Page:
On July 31st 2020, in an historic judgement, the Irish Supreme Court found in favour of Climate Case Ireland, quashing the National Mitigation Plan (NMP), a major component of the State’s climate change policy. Climate Case Ireland’s lawyers successfully argued that this plan was inadequate in terms of reducing our emissions by our fair share.
In its ruling, the Supreme Court stated that upon reviewing the plan, the Court found it was not specific enough, with large parts of the plan found to be “excessively vague or aspirational” and “failed to specify the manner in which it is proposed to achieve the ‘national transition objective’, as required by the Climate Act 2015”.
Clodagh Daly, spokesperson for Climate Case Ireland, said of the case “Ireland contributes disproportionately to the climate crisis, but we have the means to lead the (dangerously overdue) transition to a low-carbon economy and society. It is technologically and economically feasible for us to achieve this – and the Supreme Court has now affirmed that there is no legal basis for a lack of political will. The government needs to step up.”
A case of failure to communicate
Through a climate dialogue lens we can see that the NMP represents a failure in meaningful dialogue, both throughout its development and in the plan’s limited scope for facilitating engagement with climate policy. The simple fact that the State had to be taken to court to make them listen to concerned citizens illustrates just how disengaged with the public the State was when developing this plan.
In line with statutory requirements, public consultation was carried out during the development of the NMP. The public was invited to comment on the draft NMP in early 2017, where the lack of ambition, specificity and urgency was evident even at this early stage. This lacklustre draft illustrated the consequences of failing to engage in early public participation during its development. Effective and meaningful participation of the public is a critical component of policy development, it results in policies that are fairer, more effective and supported by the public. The submissions commenting on this draft revealed general concern and frustration within the public and NGO realm, with many urging the Government to do more.
This one sided conversation continued with evidence of meaningful engagement with these public consultations absent in the final draft of the Nation Mitigation Plan, which remained largely unaltered after the public consultation. The finalised plan was criticized by Stop Climate Chaos, a coalition of civil society organizations campaigning to ensure Ireland does its fair share to tackle the causes and consequences of climate breakdown (of which JCFJ is an active member), as not being ambitious enough in the face of the climate crisis. The consequences of this failure to engage in meaningful dialogue with citizens is that the Supreme Court has now mandated a dramatically changed dynamic between the State and the public as regards climate issues. The Supreme Court has agreed that the State can be held accountable for its inaction on the climate emergency.
As well as demonstrating a lack of engagement with the public in the development of the NMP, the plan itself fails to contribute to and enhance climate dialogue. The Supreme Court stated that the plan should be “transparent and public, so that a ‘reasonable and interested member of the public’ can form views as to whether the plan is ‘effective and appropriate’”. The Court has found that the NMP was so vague and aspirational that it was impossible to engage fully with it, thus removing the ability to facilitate meaningful climate dialogue between the State and the public. As Fintan O’Toole has put it, the Supreme Court “called time on government waffle… (the) vagueness and posturing from our political leaders are more than play-acting to which we have become inured. They prevent citizens from holding those leaders to account.”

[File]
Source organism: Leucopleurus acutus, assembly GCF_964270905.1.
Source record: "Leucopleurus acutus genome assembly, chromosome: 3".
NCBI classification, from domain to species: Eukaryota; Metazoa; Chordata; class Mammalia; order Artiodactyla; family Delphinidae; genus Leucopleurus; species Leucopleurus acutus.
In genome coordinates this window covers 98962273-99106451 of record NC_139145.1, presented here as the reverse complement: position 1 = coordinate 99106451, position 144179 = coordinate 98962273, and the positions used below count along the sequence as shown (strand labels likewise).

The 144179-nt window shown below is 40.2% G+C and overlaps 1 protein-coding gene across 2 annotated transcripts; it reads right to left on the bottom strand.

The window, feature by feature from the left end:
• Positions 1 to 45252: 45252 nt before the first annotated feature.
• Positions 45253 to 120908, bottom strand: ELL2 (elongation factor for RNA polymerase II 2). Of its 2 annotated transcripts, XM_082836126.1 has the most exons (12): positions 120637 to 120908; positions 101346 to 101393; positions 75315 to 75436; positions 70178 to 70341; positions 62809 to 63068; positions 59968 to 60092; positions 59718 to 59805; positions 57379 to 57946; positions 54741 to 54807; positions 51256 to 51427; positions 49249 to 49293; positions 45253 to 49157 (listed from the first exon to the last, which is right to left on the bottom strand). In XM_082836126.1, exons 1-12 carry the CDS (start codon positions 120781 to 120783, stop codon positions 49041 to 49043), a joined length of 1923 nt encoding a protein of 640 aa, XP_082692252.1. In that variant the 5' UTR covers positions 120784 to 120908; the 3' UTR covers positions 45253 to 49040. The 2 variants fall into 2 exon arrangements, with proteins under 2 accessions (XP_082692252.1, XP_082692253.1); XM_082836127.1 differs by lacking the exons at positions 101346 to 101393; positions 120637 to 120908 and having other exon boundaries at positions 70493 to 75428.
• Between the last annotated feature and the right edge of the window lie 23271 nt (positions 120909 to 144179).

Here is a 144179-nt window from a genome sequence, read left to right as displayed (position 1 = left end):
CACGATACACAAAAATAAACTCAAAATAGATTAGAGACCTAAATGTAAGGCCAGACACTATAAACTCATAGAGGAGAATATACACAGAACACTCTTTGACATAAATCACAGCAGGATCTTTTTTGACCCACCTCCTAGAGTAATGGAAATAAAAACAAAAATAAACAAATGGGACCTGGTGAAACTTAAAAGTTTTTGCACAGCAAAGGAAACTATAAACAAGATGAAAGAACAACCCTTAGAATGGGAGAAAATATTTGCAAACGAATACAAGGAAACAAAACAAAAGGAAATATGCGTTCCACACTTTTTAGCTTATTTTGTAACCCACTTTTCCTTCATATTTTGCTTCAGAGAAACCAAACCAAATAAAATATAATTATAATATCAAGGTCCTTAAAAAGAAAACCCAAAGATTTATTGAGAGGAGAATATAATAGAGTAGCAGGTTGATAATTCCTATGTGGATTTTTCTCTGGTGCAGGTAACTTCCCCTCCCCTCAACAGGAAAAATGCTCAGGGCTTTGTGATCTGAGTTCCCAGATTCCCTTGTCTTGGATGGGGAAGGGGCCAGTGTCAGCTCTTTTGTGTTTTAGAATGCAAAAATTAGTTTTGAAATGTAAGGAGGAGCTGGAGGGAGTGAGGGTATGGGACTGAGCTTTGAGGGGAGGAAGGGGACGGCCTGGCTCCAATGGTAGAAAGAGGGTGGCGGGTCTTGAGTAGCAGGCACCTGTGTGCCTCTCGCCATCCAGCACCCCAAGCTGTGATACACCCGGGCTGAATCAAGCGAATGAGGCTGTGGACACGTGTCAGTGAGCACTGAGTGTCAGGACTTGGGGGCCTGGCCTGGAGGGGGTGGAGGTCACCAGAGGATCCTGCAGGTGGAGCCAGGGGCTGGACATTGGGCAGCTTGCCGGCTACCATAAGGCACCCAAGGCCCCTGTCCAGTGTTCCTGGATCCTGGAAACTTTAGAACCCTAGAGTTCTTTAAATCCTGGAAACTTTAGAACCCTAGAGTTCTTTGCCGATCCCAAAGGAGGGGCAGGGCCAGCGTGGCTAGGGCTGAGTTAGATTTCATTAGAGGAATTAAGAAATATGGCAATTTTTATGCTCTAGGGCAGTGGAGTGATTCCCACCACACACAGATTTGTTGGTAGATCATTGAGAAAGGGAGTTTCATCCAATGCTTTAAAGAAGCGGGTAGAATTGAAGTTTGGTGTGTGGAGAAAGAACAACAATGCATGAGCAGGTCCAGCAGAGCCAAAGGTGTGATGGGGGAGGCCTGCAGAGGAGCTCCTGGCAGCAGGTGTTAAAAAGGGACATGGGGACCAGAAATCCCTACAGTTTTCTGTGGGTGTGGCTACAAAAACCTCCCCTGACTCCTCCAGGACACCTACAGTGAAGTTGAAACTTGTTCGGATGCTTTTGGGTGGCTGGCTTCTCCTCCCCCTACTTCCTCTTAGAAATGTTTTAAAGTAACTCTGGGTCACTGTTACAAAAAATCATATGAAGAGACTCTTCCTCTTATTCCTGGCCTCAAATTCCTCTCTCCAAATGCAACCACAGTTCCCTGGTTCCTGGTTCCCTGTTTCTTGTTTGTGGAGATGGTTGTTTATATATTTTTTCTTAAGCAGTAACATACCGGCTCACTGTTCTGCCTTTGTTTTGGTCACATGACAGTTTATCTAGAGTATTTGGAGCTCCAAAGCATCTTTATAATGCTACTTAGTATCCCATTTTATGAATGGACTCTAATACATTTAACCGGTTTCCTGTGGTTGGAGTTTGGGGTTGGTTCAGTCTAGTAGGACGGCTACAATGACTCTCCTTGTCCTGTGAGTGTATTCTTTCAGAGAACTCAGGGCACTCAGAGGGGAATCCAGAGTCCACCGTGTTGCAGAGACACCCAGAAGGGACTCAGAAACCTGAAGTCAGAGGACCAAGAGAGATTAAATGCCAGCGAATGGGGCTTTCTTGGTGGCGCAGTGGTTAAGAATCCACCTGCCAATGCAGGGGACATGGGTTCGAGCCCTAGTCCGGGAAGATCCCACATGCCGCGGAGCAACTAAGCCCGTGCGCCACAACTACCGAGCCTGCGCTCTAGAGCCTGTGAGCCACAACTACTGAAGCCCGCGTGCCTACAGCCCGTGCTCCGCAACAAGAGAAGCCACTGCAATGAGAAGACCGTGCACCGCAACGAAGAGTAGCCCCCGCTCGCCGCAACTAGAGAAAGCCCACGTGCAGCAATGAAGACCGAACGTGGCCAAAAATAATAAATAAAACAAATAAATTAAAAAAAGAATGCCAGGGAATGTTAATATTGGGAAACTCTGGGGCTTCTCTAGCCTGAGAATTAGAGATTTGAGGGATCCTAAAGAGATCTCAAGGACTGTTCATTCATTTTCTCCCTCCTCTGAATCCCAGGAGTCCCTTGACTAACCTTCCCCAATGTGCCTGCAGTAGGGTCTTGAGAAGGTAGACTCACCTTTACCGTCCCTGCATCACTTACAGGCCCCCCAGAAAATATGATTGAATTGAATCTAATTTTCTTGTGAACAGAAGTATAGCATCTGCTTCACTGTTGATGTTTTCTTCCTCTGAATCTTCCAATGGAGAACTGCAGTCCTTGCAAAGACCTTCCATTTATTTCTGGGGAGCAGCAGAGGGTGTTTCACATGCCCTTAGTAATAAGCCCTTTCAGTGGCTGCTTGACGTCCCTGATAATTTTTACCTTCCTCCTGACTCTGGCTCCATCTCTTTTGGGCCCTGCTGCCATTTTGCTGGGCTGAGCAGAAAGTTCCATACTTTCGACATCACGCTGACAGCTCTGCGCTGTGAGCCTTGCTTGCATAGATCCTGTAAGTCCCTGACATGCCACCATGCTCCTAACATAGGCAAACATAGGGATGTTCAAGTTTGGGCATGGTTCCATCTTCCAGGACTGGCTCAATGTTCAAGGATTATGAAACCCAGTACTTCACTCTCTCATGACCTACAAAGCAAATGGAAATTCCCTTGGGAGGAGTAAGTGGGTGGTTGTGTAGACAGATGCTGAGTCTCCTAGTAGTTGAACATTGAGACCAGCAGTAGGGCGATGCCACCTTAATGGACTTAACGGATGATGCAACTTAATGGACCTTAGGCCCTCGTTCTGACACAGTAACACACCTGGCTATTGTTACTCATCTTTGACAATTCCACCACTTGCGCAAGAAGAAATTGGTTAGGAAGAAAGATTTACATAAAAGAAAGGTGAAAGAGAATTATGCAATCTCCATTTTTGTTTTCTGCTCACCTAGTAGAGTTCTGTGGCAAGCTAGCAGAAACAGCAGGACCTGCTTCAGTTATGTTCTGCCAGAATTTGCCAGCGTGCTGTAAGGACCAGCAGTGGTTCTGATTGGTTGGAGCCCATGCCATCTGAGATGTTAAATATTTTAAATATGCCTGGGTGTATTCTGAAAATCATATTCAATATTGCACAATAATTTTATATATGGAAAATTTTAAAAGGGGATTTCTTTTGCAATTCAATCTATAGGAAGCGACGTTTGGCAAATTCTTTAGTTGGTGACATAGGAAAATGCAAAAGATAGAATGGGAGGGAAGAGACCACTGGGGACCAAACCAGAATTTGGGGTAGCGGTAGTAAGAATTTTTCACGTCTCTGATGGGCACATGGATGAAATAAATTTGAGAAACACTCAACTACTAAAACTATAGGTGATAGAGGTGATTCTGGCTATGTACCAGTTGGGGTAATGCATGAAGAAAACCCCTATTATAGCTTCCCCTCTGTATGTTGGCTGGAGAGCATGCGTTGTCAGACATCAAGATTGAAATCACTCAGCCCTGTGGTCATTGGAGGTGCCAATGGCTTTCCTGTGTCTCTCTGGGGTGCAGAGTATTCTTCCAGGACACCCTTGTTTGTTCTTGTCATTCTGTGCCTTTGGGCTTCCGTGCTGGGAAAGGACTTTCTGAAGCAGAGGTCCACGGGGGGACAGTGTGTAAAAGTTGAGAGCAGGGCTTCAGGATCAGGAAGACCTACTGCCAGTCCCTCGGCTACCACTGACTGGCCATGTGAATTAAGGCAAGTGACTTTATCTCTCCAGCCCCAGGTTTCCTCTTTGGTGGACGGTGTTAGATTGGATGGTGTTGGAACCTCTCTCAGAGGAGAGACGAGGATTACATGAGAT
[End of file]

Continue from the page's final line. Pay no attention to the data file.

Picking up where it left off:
The importance of dialogue in the fight against the climate crisis cannot be over stated. It is a central component of Pope Francis’ ground-breaking ecological manifesto, Laudato Si’:
“The gravity of the ecological crisis demands that we all look to the common good, embarking on a path of dialogue which demands patience, self-discipline and generosity, always keeping in mind that ‘realities are greater than ideas.’” (LS’ § 201).
While engaging in this dialogue, we must remember that “everything in interconnected” (LS’ § 138) and that “the human environment and the natural environment deteriorate together, we cannot adequately combat environmental degradation unless we attend to the cause relating to human and social degradation” (LS 48). There can be no real environmental movement that does not achieve a just transition to a transformed post-carbon society. That Just Transition is not the responsibility of elite technocrats or populist ideologues. The transformation begins with the boring, mundane task of sitting down and talking with people who have different viewpoints. Enriched democracy is our first and best hope for alleviating climate catastrophe.
The result of the Supreme Court quashing the 2017 NMP is that this new Government will need to write a new plan. This represents an opportunity for the State to learn from their mistakes and develop a new form of public dialogue which integrates the principles of integral ecology in their development of new climate policy, “… to raise ambition, to empower action and to ensure that our shared future delivers a better quality of life for all.”
It is an opportunity that we cannot waste. We simply cannot afford the time.